Money Mule: “In the world of mules there are no rules” – Ogden Nash (poet) 1902-1971

Posted February 7, 2017

Money Mule: “In the world of mules there are no rules” – Ogden Nash (poet) 1902-1971

Why be a Money Mule?

With the pressures of economic financial difficulty and the ramifications of holiday spending looming, there is higher temptation for banking consumers to misuse their banking facilities.

Enter the money mule recruiter, who offers seemingly high wages in return for a little work on the side. You can earn $3000-$4000 per week working from home or just by using your mobile phone!

As per the job description, the money mule’s job is simply to set up bank accounts and then exit stolen funds, keeping a percentage for themselves. Without the money mule, there will be very little online banking fraud. (For clarity I am not including CNP or First Party Fraud).

Anatomy of a Money Mule

Traditionally money mules are male, under 30 years old, and can often be found in certain pockets of the country. In mainland Europe, for example, they tend to cluster near border towns; in the UK they tend to live in East London or along the M1 motorway which connects London to Leeds. The money mule account behavior is different to a regular customer, as normal transactions for shopping and direct debits to pay bills are typically absent.

However, this traditional profile appears to be evolving, with even the older generation being tempted to make a quick buck.

CIFAS, the UK fraud prevention service, stated that in the first nine months of 2016 the number of cases among older banking customers is increasing fastest, with almost 1,600 new cases among 31-50 year olds compared with under 1,000 for the under 30s.[1]

How to Stop Money Mules – Law Enforcement

Money mules are receiving increasing attention this year. In February 2016 law enforcement agencies and judicial bodies from Belgium, Denmark, Greece, Netherlands, United Kingdom, Romania, Spain and Portugal joined to create the first coordinated European action against money muling. As a result, nearly 700 money mules were identified across Europe and 81 individuals were arrested after 198 suspects were interviewed by law enforcement agencies.  With the support of over 70 banks, significant financial losses were discovered and prevented, and over 900 victims of this crime were identified. More than 90% of the reported money mule transactions were linked to cybercrime.[2] By November 2016, there are 178 money mule arrests due to this task-force.[3]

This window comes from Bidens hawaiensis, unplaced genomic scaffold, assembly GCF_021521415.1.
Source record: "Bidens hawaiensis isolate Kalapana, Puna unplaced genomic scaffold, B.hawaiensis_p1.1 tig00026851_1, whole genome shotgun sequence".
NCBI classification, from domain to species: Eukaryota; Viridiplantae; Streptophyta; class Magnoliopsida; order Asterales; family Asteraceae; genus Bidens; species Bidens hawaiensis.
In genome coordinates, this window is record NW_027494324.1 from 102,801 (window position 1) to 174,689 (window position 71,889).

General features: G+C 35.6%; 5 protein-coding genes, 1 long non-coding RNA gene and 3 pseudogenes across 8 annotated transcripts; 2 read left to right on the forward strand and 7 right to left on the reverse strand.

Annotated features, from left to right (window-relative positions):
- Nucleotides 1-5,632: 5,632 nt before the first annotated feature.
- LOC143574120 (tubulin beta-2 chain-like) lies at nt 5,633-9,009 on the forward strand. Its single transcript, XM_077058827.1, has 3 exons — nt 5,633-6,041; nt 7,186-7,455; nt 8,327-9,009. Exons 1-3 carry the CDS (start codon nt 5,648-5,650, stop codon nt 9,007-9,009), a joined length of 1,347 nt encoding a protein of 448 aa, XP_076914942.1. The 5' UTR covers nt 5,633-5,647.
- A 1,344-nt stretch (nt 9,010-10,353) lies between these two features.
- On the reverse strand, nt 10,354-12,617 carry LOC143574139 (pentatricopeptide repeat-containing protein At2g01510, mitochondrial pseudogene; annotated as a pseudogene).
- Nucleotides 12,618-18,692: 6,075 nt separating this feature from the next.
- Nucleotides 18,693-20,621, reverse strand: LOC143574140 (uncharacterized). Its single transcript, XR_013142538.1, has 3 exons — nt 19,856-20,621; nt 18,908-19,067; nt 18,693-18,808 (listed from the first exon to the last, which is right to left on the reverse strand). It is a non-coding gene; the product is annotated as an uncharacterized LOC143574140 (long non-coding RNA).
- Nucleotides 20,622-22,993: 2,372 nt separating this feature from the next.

In the US, the FBI has conducted similar operations. In 2010, 37 Eastern European money mules were arrested as part of operation Trident Beach – a scam utilizing Zeus Trojan malware. This case identified attempted thefts of $220 million, with an actual documented U.S. loss of $70 million.[4]

How to Stop Money Mules – The Banks

The banks themselves have been late tackling the issue in a coordinated way. The fundamental issue is one of self-interest: what is the benefit for a bank to tackle money mules when often the loss sits with another organization; the victim’s bank? The way to tackle this issue is to internally clean the book of money mules, utilizing models to identify mule profiles and behaviors. The more holistic method is to leverage information sharing between banks, for example through the ThreatMetrix Digital Identity Network, to flag these accounts between organizations – stopping the fraud at the payment point. This can be completed by highlighting whether the beneficiary is risky or flagged previously as a mule by another bank.

If you can stop mule fraud you stop the majority online banking fraud – it’s simple…






Alisdair Faulkner

Alisdair Faulkner

Chief Identity Officer, Business Services, LexisNexis Risk Solutions

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